5 Tips for Spring Warbler Watching
By Jessie Barry and Chris Wood
April 15, 2013
Spring is a prime season for bird watching. Many birds are easier to identify in their brightly colored breeding plumage. Males sing with increasing frequency as they approach their breeding grounds. And bird flocks become quite concentrated during migration, with large numbers of each species passing through in the brief space of a few weeks.
But that doesn’t mean bird watching is easy in spring. Most migrants don’t visit backyard bird feeders. Finding those jewels of migration, such as Blackburnian Warblers, Cape May Warblers, and Townsend’s Warblers, usually requires getting out and birding in the field. There are several ways to improve your chances of striking warbler gold this spring.
Study habitat clues: During migration, many songbirds aren’t as finicky about their habitat preferences as they are when they’re breeding. For some birds, any place with available food and shelter will do for a pit stop during spring migration. Take the Blackpoll Warbler, which breeds strictly in spruce-fir forests but during migration can be found in a cluster of willows or in a small patch of cottonwoods. Other birds stick to their favorite habitats. Common Yellowthroats always prefer low wet areas, and Cape May Warblers maintain their strong preference for spruces.
Think big and small: When plotting your spring bird watching, consider both broad habitats and microhabitats. Broad swaths of forested of land, such as those found in the mountains or in river valleys, can be fantastic during migration, because they provide large areas of great habitat to support many hungry migrants. On the other hand, a microhabitat is an anomaly on the landscape that will suck in migrating birds crossing a big area devoid of safe places to stop, rest, and eat. It could be an isolated patch of trees on the plains of Colorado or a tree-studded island in Lake Superior. City parks can be incredible spots for finding warblers, because they may only have a small patch of trees where the birds can land.
Head for the hills: Elevated areas often draw large concentrations of birds, because they’re closer to the cruising altitude of migratory birds, and they tend to be the first sites warblers land when they drop down from nighttime migration. A park at the top of a hill in a city, such as Garret Mountain Reservation on the outskirts of New York City or Mount Auburn Cemetery in Boston, can be a fantastic place to find warblers.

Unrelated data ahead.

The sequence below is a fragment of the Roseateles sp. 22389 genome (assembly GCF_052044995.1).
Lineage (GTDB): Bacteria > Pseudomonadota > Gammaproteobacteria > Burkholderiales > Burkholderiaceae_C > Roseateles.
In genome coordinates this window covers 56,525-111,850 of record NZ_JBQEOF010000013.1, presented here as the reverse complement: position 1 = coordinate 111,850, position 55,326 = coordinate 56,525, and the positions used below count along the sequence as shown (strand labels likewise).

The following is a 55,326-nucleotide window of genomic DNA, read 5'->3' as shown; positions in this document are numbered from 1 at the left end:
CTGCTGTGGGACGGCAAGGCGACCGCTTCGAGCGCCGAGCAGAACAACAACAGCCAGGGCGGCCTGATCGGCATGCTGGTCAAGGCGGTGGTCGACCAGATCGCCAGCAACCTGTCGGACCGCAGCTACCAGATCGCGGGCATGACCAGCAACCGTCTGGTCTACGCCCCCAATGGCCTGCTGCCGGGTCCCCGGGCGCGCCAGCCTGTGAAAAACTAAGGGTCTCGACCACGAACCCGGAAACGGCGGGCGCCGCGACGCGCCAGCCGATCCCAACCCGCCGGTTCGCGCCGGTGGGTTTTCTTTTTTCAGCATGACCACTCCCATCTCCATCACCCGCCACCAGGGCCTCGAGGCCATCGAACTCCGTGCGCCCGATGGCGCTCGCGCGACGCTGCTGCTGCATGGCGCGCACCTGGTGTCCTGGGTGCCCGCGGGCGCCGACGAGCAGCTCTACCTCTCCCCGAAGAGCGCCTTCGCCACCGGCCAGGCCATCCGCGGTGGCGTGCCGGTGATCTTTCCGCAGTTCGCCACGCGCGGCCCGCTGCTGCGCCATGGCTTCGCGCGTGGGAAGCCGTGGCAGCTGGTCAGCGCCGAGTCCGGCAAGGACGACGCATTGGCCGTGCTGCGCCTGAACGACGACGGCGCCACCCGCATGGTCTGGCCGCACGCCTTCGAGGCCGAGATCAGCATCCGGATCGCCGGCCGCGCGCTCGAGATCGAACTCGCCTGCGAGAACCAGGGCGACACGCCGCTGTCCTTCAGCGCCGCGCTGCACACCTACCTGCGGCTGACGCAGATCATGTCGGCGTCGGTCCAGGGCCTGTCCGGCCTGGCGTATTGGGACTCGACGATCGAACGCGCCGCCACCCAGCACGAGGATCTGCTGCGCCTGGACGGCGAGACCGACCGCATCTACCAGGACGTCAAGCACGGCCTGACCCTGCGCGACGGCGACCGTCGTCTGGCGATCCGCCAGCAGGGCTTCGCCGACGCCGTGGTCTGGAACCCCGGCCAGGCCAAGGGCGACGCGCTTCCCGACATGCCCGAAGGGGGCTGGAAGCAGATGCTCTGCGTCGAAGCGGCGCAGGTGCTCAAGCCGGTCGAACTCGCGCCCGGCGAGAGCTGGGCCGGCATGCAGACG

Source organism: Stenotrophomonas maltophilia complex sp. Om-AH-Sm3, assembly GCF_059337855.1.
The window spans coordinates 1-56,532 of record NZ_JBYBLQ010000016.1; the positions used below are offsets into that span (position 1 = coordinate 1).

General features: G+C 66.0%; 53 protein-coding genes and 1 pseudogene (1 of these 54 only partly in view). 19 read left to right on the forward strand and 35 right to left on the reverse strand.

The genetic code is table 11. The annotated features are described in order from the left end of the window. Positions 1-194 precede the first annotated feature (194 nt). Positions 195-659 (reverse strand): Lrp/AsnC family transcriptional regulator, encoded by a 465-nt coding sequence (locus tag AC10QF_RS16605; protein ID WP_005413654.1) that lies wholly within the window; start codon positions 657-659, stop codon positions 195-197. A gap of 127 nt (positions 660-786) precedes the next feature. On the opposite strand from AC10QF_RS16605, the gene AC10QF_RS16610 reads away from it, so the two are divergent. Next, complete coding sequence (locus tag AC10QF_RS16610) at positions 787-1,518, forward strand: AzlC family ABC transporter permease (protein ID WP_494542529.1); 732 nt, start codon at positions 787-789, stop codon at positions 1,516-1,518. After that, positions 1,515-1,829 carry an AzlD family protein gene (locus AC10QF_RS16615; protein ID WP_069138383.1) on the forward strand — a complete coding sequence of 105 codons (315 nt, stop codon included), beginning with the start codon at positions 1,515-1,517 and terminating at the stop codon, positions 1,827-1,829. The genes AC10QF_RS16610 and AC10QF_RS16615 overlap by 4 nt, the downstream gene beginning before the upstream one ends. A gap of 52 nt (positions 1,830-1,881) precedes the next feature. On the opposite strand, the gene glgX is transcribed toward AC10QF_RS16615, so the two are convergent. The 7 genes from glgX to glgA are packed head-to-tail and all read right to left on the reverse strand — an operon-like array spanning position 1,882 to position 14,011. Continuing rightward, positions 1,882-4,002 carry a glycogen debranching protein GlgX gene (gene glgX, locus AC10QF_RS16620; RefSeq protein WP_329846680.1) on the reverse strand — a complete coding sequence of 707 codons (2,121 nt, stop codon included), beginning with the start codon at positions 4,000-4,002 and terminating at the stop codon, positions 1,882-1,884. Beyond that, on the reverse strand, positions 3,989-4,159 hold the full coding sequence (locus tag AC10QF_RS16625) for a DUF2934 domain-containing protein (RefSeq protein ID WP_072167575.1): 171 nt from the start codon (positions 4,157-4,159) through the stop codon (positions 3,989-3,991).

Watch the weather: Picking the right day, with the right weather conditions, can make all the difference in what you see. In the spring, warblers move on winds blowing from the south. South winds help push migrants toward their northern breeding grounds, which allows the birds to expend less energy. But for a bird watcher, sustained south winds may cause birds to fly right over without stopping in your neighborhood. Watch your local forecasts for storms that force migrating birds out of the air and down to patches of habitat. The largest concentrations of birds and fallouts generally occur when south winds are met by some change in the weather—rain, snow, or a quick shift in wind direction. Even a passing line of local thunderstorms can leave an astonishing array of avian gems in your local park. Check quickly, though, because the birds will often depart the next night.
Use your ears: As warblers push north on their mad dash to their breeding grounds, the frequency of their singing and level of intensity increases. Listening for bird songs and short call notes can be a great way to find an unexpected bird. You don’t need to be an expert at birding by ear. Simply listen and try to track down any songster uttering an unusual vocalization. You might just find that what you thought was a variation of a Black-and-white Warbler’s squeaky-wheel song is actually a Bay-breasted Warbler.
If you’re not quite sure which migrants are arriving where or when, use the bar charts (under the “Explore Data” tab) on eBird.org. Select your state and county, then click on the month at the top of the bar chart, and you can see how frequently each species occurs in your area, down to the week. You can also check BirdCast for realtime bird forecasts that track the waves of migrants moving north across the continent. Armed with the latest intelligence on bird movements, and a plan for finding your local migrant bird hotspots, you just might have your best spring birdwatching season ever.